Those are two completely different animals, and WP8 and WinRT are nowhere close to what the Windows mobile OS of 10 years was. It's like comparing Windows 95 to Windows 8, where only the names have some similarity, but the power and the features are almost completely unrecognizable.

          Nice try though. Sometimes, people have to do desperate things in order not to sound foolish. But, you failed by going back to ancient history. Nobody in his right mind will ever claim that, because WinMobile of 10 years ago didn't take off, that it's going to be the same with a new version. Just because it comes from Microsoft and has the Windows tag on it, doesn't automatically make it a failure. However, back when Windows Mobiel 6.5 was in use, most people didn't have iOS nor Android to compare it to, which is exactly what you're doing.

          When comparing products, try to stay with the same era for the different products. Back when WinMo 6.5 was in use, Apple was a total failure in the mobile market. Is that a fair comparison? No? Then, try to stay current in your comparisons. Otherwise, you're just reaching for desperate comparisons which don't make sense.
          • Actually, geolemon's assesment is right on spot.

            "Nice try though. Sometimes, people have to do desperate things in order not to sound foolish."

            That would be you desperately trying not to sound foolish. (It didn't work.) Follow the Wil Weaton rule, "Don't be a dick." Being smarmy doesn't make you right. (Although thinking you are right makes you smarmy. Please do something about that. By something, I mean STOP IT!)

            " But, you failed by going back to ancient history. Nobody in his right mind will ever claim that, because WinMobile of 10 years ago didn't take off, that it's going to be the same with a new version."

            Actually, while his assessment started with Win Mobile, he carried right through to the present, so his point is valid, and validly made, while your reply isn't.

            " Just because it comes from Microsoft and has the Windows tag on it, doesn't automatically make it a failure."

            No, Microsoft manages to accomplish each failure on it's own merits. Not all M$ products are failures, but they have had more than their share in the last decade. A smaller company would have folded under the weight of that many failures, but M$ has enough backing to throw at the losers as well as the winners.

            "However, back when Windows Mobiel 6.5 was in use, most people didn't have iOS nor Android to compare it to"

            No, but we had Palm and ...(wait for it,) ... WINDOWS to compare to it. Windows mobile sucked. I had 3 executives in my job that I had to configure that crap for. 2 of the 3 were so disappointed, they stopped trying to use them after a couple of weeks, and the third only used his to play games on. It was a total failure from what I observed. BTW: The couple of dozen Palm and Clie' users were still actively using their Palms and Clie's just a year or two ago.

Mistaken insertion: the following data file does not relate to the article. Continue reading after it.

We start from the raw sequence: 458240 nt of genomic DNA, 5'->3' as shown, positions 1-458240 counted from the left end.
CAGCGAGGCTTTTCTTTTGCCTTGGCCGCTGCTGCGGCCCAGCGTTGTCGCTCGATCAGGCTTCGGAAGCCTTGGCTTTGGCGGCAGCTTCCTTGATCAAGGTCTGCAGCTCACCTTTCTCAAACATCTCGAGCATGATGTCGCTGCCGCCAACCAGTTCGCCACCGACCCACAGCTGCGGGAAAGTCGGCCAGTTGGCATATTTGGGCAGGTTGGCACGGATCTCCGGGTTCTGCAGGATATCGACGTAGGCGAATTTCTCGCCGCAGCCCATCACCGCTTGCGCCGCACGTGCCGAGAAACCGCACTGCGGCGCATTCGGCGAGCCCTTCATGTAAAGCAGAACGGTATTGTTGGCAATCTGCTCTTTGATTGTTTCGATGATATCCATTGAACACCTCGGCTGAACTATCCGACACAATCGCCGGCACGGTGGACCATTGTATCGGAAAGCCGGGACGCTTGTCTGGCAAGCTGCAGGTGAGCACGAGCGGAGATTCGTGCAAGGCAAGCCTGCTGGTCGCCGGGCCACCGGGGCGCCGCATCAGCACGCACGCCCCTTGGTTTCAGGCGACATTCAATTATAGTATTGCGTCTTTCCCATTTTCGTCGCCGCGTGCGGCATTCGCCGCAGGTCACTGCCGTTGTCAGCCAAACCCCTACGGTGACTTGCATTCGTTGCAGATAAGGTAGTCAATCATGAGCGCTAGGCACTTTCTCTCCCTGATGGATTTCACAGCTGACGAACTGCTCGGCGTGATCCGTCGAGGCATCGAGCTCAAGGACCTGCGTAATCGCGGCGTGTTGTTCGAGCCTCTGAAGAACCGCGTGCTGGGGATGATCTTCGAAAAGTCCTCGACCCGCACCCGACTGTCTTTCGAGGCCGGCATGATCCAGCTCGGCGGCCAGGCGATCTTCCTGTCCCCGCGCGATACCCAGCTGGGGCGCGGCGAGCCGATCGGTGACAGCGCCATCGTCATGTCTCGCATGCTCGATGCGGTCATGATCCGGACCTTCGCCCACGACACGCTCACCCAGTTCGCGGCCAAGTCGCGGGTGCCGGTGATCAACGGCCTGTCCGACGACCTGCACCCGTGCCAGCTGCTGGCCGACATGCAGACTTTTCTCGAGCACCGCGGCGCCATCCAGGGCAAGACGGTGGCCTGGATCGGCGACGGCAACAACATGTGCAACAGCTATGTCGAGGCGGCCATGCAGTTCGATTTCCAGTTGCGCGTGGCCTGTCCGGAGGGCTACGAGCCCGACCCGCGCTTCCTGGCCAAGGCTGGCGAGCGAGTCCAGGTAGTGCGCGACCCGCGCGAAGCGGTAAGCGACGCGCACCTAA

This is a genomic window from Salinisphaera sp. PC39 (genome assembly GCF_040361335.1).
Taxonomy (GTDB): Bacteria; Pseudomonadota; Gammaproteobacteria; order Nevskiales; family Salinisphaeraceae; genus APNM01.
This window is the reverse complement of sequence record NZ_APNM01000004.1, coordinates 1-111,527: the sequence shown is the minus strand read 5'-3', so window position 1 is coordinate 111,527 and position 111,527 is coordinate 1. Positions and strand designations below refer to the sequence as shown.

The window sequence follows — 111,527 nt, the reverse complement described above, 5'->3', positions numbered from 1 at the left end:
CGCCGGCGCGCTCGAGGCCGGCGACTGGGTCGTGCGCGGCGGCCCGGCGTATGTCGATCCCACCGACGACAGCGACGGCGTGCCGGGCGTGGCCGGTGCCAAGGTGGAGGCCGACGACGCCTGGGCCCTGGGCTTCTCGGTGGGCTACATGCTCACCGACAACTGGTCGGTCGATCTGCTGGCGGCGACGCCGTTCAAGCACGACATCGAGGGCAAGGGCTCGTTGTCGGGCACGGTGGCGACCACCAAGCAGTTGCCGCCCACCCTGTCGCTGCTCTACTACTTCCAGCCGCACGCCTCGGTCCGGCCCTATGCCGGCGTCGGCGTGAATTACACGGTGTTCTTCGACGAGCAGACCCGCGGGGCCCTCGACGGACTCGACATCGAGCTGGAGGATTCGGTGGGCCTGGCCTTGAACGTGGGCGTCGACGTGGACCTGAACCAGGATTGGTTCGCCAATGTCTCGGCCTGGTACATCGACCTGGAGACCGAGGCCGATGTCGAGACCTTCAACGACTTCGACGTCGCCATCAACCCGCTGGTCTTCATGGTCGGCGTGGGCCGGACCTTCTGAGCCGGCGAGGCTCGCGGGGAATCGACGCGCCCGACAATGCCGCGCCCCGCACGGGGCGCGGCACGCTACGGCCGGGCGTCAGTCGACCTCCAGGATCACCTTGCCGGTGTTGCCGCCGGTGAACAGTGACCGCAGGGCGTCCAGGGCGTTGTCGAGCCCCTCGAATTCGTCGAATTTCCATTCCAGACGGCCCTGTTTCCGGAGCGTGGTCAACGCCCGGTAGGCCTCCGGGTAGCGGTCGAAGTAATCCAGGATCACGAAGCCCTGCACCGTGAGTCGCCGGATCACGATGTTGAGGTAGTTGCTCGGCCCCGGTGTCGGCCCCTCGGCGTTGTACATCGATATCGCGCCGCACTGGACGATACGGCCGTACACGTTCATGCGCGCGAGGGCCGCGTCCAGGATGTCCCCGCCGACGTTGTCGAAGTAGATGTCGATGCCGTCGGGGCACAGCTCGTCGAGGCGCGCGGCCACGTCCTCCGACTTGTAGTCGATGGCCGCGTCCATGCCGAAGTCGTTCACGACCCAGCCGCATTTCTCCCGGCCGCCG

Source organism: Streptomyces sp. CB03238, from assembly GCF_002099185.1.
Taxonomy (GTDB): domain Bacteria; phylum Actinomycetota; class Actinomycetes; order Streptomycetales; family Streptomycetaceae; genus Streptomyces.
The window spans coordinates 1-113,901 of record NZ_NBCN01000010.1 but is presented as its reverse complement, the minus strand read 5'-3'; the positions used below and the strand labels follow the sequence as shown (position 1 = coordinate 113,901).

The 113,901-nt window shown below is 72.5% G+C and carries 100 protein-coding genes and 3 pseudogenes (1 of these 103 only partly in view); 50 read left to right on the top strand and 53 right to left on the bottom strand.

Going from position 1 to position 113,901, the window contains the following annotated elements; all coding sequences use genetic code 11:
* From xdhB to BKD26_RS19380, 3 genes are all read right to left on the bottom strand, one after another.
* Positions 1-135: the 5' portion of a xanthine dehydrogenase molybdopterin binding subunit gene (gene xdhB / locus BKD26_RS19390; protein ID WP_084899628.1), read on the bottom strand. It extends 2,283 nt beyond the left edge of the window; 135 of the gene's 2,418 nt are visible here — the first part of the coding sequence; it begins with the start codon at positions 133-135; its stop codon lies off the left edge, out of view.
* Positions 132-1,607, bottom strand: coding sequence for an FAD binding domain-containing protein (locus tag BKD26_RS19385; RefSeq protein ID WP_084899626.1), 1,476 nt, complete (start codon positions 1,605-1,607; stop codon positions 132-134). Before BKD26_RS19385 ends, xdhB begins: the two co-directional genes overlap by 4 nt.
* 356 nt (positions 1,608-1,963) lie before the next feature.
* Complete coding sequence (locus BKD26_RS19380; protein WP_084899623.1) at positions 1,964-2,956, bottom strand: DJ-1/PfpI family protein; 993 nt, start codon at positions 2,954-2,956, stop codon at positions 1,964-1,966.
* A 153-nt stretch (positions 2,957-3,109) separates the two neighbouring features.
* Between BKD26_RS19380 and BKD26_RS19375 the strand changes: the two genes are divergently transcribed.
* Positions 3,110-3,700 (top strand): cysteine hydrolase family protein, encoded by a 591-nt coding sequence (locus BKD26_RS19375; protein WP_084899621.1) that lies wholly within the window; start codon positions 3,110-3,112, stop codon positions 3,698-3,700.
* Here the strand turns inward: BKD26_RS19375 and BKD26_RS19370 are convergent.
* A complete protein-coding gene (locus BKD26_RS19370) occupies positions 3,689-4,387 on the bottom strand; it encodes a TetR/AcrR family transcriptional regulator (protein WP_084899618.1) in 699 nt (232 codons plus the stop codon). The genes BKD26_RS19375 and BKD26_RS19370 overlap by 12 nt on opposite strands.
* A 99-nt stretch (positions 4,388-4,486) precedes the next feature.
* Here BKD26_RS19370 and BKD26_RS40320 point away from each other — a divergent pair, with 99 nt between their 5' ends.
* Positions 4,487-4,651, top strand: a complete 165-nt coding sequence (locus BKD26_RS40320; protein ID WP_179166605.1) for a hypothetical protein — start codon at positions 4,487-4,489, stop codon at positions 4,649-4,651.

"Going back to ancient history is no way to prove a point..."

            No way? It is the best way! Those that forget history are destined to repeat it.

            " Back when WinMo 6.5 was in use, Apple was a total failure in the mobile market. Is that a fair comparison?"

            Yes, because Jobs came back to Apple, admitted it sucked and killed the Newton. Then he didn't say a peep about it again until the iPhone came out. The difference between the iPhone and WP7 is that the iPhone took off and has been a runaway success in all of its iterations. WP7 was several years after iOS, and (in spite of some strong praise from a few vocal users,) still bombed! Every time M$ comes out with a new mobile version, they say, "This one is the greatest!", and it sucks as hard as the last one. It really is getting old. (And so is arguing with you.)
      • Re: that does not mean that MS's OSes will also be displaced.

        Except that's what's happening, and Microsoft shows no signs of being able to adapt to the swiftly-changing market to forestall this.
      • It's not all or nothing for MS

        I agree with adornoe for the most part. Many people want both capabilities such as portability and touchscreen etc. as a tablet gives. However, if we could wirelessly or virtually connect the tablet to a Laptop or desktop for full processing as well, this would be a big advantage. If MS Win 8 Tablet and MS win 8 pro allow full integration between devices they have an advantage. I am not a big MS fan but I am a realist.
    • MS has become userped by Apple

      There may be no MS monopoly, but all of Apple's practices are far worse.

      Microsoft may have had over 90% of the PC world at one point -but:
      Apple has a proprietary ecosystem - which itself is a monopoly. Within that ecosystem, Apple has mandated 30% of any transaction that occurs within it's ecosystem - from any entity, any sale, any app, any transaction. 30% tariff - AND sellers aren't allowed to raise prices inside their Apple apps - has to be the same price inside and outside of an iDevice.